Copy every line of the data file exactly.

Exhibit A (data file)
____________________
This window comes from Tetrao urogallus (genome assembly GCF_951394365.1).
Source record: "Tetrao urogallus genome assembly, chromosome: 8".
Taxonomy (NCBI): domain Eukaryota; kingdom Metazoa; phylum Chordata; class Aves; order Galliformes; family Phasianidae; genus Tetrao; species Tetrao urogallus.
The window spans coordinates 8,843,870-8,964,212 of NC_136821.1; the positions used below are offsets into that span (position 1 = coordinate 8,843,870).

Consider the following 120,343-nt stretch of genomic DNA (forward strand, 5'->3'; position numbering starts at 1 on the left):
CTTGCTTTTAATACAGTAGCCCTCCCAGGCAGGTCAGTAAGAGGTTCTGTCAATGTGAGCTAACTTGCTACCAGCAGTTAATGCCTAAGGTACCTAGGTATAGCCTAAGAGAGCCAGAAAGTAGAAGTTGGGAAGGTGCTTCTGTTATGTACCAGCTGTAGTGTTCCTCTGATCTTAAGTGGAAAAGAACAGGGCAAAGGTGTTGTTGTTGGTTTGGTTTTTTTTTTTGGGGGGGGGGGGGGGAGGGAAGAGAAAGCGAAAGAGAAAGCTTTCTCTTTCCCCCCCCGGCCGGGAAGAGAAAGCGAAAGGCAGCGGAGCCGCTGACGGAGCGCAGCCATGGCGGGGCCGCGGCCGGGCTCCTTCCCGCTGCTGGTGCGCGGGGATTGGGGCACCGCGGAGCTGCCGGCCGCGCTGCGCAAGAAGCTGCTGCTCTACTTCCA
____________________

This window comes from Tetrao urogallus (genome assembly GCF_951394365.1).
Source record: "Tetrao urogallus genome assembly, chromosome: 8".
Taxonomy (NCBI): domain Eukaryota; kingdom Metazoa; phylum Chordata; class Aves; order Galliformes; family Phasianidae; genus Tetrao; species Tetrao urogallus.
The window spans coordinates 8,843,870-8,964,212 of NC_136821.1; the positions used below are offsets into that span (position 1 = coordinate 8,843,870).

Consider the following 120,343-nt stretch of genomic DNA (forward strand, 5'->3'; position numbering starts at 1 on the left):
CTTGCTTTTAATACAGTAGCCCTCCCAGGCAGGTCAGTAAGAGGTTCTGTCAATGTGAGCTAACTTGCTACCAGCAGTTAATGCCTAAGGTACCTAGGTATAGCCTAAGAGAGCCAGAAAGTAGAAGTTGGGAAGGTGCTTCTGTTATGTACCAGCTGTAGTGTTCCTCTGATCTTAAGTGGAAAAGAACAGGGCAAAGGTGTTGTTGTTGGTTTGGTTTTTTTTTTTGGGGGGGGGGGGGGGAGGGAAGAGAAAGCGAAAGAGAAAGCTTTCTCTTTCCCCCCCCGGCCGGGAAGAGAAAGCGAAAGGCAGCGGAGCCGCTGACGGAGCGCAGCCATGGCGGGGCCGCGGCCGGGCTCCTTCCCGCTGCTGGTGCGCGGGGATTGGGGCACCGCGGAGCTGCCGGCCGCGCTGCGCAAGAAGCTGCTGCTCTACTTCCA